The “Cost to Serve” Customer Fulfillment

Most manufacturing firms are actually manufacturers and distributors. Although a majority of the work performed involves manufacturing products for customers, a significant amount is also performed after products are produced and before they are shipped to the customer. In cases where the company ships manufactured products immediately upon completion, these post-manufacturing activities may be minor. But as customers demand more and more from their suppliers, post-manufacturing “costs to serve” the customer begin to grow and become important factors in measuring and managing customer profitability.

Warehousing finished goods, processing orders, picking orders and preparing them for shipment are common activities at most manufacturers. When the costs of these activities are significant, their measurement and assignment to the individual customers being served can provide a manufacturer with critical insights that enable its management to both accurately measure customer profitability and to manage customers to improve their profitability.

Consider two identical manufacturers—Alpha Corporation and Beta Corporation—each with $12 million in manufacturing costs, $3 million in post-manufacturing costs and $3 million in selling, general and administrative (SG&A) costs. Beta Corporation treats post-manufacturing costs as “overhead” and assigns them to customers as a percentage (25 percent: $3 million to $12 million) of the manufacturing cost of the products they produce. Alpha Corporation, on the other hand, segregates these costs into four activities—warehousing, order processing, order picking and order shipment—and assigns them to customers based on their demand for those four activities.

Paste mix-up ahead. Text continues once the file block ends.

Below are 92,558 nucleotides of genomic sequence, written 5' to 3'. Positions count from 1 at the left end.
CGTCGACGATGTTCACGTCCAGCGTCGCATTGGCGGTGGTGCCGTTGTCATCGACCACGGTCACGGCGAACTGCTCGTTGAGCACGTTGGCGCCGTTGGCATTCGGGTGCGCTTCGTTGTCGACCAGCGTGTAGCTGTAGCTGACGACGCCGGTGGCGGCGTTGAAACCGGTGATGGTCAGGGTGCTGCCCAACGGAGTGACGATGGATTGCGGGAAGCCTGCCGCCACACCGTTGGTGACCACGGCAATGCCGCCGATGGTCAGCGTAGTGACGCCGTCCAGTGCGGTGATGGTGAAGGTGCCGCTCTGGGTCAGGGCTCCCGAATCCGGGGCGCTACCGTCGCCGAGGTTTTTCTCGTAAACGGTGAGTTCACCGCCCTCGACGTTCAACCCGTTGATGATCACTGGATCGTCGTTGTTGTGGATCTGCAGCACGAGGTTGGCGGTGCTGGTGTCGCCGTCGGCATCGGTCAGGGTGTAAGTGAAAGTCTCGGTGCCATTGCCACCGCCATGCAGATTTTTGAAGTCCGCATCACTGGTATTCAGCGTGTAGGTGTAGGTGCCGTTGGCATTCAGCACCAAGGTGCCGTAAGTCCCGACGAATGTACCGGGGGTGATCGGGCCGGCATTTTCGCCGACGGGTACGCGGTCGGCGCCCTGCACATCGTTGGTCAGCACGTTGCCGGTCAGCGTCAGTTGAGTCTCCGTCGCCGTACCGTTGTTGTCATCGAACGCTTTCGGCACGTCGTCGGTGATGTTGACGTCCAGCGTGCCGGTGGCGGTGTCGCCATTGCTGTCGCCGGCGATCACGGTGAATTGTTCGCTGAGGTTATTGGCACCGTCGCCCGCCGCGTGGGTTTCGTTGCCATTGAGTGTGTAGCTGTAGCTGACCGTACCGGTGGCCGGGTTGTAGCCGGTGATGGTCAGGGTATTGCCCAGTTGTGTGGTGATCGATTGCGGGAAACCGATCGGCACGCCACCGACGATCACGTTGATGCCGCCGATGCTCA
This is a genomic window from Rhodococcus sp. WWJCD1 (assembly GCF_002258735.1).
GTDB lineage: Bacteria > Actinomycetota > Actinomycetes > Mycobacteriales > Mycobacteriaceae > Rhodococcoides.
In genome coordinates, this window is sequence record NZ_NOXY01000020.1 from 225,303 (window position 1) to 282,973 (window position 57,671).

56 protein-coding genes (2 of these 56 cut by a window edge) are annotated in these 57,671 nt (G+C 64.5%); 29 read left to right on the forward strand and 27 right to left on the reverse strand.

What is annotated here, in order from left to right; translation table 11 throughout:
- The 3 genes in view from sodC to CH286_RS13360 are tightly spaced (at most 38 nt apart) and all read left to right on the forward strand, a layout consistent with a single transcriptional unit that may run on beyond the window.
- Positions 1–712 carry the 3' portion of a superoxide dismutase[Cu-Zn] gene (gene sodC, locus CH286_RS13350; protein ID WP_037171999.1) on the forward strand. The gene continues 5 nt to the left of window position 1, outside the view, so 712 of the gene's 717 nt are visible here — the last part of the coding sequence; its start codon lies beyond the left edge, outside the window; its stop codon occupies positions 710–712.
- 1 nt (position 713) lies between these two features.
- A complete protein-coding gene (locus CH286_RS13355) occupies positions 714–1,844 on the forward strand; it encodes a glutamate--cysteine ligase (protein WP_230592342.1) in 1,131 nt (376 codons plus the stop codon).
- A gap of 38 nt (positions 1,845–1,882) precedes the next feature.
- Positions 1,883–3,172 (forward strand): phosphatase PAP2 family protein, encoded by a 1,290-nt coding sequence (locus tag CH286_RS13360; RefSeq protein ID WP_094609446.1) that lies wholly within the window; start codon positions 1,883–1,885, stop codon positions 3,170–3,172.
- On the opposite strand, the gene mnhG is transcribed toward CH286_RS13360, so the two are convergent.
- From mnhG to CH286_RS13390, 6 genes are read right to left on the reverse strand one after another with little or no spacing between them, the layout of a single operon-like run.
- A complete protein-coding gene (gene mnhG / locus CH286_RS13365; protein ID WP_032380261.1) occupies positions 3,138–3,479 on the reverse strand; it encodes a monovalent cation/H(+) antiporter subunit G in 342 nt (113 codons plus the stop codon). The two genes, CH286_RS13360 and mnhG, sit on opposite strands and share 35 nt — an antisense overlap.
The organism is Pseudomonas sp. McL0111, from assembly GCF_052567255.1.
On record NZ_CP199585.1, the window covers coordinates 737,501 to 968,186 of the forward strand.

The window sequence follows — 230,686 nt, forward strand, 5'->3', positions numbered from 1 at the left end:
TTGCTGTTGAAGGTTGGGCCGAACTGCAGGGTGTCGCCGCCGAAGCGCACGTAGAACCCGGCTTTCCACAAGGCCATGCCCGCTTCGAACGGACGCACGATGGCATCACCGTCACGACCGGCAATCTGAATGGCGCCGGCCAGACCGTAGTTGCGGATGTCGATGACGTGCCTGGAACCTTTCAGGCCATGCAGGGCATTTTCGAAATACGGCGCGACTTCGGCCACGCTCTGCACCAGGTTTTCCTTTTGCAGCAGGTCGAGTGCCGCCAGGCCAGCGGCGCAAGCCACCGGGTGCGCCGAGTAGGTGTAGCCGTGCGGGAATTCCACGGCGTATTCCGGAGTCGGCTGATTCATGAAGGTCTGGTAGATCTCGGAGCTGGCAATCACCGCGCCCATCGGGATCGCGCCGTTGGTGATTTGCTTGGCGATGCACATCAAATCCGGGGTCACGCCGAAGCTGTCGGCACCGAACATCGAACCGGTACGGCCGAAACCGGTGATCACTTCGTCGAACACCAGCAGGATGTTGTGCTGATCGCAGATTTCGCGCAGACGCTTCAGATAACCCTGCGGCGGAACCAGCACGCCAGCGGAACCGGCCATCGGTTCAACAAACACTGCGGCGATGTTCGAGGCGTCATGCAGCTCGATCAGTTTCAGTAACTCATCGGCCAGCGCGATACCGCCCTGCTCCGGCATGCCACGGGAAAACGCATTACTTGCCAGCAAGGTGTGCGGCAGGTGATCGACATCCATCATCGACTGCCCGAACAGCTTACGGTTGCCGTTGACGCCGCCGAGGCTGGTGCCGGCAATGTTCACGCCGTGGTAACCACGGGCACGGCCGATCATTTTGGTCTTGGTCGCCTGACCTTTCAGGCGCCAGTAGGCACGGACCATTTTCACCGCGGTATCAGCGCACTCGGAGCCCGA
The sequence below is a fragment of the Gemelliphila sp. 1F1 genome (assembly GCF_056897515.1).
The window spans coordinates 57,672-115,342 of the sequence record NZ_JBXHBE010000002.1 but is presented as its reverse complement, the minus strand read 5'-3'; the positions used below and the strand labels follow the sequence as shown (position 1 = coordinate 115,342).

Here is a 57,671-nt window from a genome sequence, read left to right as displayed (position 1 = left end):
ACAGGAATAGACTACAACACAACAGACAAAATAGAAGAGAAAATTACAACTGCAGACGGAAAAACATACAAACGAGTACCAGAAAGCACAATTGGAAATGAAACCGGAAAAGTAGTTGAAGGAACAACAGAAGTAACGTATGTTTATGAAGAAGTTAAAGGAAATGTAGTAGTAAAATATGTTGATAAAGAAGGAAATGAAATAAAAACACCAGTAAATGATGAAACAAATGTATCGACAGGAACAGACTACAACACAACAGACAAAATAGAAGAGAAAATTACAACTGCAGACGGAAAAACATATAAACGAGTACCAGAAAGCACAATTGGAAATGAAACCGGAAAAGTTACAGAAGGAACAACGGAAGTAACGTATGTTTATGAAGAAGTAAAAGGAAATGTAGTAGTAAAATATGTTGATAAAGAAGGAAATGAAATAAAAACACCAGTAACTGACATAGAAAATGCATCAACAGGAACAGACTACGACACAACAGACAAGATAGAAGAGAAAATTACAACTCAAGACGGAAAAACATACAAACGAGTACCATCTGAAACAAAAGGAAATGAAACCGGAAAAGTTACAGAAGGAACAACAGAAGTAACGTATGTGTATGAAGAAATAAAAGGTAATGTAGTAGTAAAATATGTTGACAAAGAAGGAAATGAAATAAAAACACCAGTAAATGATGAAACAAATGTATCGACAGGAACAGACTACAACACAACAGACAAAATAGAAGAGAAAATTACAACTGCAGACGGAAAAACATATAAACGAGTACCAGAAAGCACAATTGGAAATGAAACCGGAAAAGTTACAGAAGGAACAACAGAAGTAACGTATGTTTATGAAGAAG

Exhibit 1 details the types of costs and activities that Alpha considers in accumulating the cost of their four customer service activities. Warehousing includes the capital cost required to finance finished goods, occupancy costs, insurance and property taxes, as well as the physical work performed by material handling and warehousing personnel and the administrative efforts of material management and accounting. Order processing costs include the administrative efforts of materials management, customer service and accounting. Order picking costs include the physical efforts of warehousing, material handling and shipping and receiving as well as the administrative work of materials management. Shipment includes the occupancy costs for the shipping area, the physical work of material handling and shipping and receiving and the administrative efforts of materials management, accounting and logistics.

Exhibit 1: Alpha Corporation’s Post-Manufacturing “Costs to Serve”

Exhibit 1_WEB